1) similar to 1235 - 01 but head larger and cruder
     2) two pellets above curve of spike
     3) hair to left made up of four-branched objects

REV: Disjointed horse left
Identifying points:
     1) similar to 1235 - 01 but horse larger and cruder

CLASSIFlCATlON: Durotrigan H

1254 - 01    Three Branch Type    40-35 B.C.    ER
Billon Stater    ca. 4.3 gms.    17 mm

Earliest Record: Van Arsdell, 1989

OBV: Abstract head of Apollo right
Identifying points:
     1) similar to 1235 - 01 but head larger and cruder
     2) two pellets above curve of spike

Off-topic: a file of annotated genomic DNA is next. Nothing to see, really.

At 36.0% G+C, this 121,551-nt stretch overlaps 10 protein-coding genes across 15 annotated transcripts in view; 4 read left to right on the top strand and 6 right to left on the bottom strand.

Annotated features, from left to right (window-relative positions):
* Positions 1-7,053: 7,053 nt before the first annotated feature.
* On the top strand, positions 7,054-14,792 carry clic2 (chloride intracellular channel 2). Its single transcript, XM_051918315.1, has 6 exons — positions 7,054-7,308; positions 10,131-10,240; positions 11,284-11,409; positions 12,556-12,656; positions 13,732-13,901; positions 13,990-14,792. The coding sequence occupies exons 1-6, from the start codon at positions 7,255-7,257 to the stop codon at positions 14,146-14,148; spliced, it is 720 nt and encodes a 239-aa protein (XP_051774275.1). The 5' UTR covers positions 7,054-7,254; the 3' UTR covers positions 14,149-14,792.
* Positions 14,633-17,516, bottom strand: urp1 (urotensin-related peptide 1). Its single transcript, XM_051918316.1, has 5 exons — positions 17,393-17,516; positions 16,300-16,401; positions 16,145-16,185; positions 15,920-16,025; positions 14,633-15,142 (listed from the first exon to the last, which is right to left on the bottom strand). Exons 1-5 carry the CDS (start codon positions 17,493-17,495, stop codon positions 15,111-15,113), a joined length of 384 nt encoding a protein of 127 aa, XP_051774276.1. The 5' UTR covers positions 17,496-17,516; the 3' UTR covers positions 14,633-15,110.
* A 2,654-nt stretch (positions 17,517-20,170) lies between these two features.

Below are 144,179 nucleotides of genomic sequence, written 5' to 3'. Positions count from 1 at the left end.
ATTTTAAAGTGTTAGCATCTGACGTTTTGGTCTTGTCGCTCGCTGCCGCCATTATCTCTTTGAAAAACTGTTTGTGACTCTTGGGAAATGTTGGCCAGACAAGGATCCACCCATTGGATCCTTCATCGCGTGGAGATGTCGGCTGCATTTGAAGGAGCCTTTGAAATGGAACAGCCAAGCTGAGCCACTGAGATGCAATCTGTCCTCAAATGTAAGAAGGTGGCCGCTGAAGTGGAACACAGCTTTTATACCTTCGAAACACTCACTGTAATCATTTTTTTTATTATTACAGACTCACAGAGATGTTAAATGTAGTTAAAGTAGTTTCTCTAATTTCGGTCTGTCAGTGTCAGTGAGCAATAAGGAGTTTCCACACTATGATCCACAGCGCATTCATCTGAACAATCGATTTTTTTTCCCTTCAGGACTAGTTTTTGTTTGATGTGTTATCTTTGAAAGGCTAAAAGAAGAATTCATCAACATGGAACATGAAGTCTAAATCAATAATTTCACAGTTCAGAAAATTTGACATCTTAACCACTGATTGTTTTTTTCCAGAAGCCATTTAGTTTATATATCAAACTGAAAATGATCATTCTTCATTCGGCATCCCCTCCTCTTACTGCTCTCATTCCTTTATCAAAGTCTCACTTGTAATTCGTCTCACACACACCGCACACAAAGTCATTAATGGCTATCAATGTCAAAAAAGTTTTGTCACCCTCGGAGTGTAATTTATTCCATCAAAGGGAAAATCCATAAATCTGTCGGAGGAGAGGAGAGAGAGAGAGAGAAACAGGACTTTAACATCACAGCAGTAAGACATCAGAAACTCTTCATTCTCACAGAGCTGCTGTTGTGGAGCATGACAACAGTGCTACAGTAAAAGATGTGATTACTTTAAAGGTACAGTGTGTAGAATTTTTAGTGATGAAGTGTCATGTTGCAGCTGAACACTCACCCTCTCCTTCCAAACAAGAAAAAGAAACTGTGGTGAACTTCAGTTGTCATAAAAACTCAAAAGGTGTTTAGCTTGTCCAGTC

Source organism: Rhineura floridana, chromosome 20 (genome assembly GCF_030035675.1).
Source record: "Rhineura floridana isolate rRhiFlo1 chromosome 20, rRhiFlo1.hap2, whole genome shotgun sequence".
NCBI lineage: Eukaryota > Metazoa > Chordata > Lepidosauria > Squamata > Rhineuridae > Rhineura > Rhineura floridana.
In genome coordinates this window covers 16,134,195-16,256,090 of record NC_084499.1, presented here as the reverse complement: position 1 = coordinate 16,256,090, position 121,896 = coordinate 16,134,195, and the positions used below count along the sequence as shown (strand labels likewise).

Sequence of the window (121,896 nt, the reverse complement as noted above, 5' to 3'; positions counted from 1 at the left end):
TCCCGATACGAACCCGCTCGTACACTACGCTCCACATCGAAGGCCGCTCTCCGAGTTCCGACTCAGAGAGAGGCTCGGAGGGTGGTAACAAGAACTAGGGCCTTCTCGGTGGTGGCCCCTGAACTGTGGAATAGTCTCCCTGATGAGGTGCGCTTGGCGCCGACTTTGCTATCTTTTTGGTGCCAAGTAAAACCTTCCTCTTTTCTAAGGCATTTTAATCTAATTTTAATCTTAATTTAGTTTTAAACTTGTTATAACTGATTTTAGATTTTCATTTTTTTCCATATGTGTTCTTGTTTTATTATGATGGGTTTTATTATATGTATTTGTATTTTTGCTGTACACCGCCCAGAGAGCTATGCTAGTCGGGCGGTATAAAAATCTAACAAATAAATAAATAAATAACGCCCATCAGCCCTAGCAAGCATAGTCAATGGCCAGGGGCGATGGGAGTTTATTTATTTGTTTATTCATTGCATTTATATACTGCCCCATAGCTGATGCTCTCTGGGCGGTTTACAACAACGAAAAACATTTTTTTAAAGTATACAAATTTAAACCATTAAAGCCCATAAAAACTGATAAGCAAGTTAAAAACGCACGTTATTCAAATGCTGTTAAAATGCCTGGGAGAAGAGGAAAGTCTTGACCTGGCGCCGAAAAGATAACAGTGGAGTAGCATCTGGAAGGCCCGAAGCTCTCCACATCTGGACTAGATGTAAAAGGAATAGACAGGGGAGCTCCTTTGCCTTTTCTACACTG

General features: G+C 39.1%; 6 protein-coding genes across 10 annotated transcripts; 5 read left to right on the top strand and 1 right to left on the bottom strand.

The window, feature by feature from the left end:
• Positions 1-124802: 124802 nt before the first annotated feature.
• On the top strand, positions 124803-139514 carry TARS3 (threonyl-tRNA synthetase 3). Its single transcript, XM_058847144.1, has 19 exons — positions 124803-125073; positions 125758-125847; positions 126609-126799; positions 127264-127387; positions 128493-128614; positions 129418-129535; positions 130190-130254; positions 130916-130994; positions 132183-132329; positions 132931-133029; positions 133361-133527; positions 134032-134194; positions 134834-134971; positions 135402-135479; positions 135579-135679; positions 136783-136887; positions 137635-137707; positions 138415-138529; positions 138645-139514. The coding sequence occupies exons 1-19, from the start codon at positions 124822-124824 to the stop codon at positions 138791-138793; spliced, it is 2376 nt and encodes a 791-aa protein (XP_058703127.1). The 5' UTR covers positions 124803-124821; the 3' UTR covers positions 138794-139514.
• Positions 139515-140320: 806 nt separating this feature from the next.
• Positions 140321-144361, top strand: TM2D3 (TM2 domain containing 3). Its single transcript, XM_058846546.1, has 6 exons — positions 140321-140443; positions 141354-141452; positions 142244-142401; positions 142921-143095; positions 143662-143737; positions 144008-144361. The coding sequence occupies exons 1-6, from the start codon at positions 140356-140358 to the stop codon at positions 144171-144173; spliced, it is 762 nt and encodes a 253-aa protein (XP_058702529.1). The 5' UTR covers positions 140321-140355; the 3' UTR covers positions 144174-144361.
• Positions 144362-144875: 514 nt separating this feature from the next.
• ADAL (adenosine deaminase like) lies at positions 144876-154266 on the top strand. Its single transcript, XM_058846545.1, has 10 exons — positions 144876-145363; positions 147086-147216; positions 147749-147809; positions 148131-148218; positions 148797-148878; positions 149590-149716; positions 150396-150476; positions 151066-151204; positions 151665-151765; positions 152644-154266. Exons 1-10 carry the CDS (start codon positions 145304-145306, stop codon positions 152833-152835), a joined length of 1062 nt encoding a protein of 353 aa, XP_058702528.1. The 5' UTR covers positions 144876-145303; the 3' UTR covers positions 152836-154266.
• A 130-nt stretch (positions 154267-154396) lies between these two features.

3) hair to left made up of three-branched objects

REV: Disjointed horse left
Identifying points:
     1) similar to 1235 - 01 but horse larger and cruder

CLASSIFICATION: Durotrigan H

NOTES: Most in museums.

1252.01

1252 - 01    Two Branch Type    40-35 B.C.    ER
Billon Stater    ca. 4.1 gms.    19 mm

Earliest Record: Van Arsdell, 1989

OBV: Abstract head of Apollo right
Identifying points:
     1) similar to 1235 - 01 but head larger and cruder
     2) Two pellets above curve of spike
     3) hair to left made up of two-branched objects

REV: Disjointed horse left
Identifying points:
     1) Similar to 1235 - 01 but horse larger and cruder

CLASSIFICATION: Durotrigan H

NOTES: Most in museums.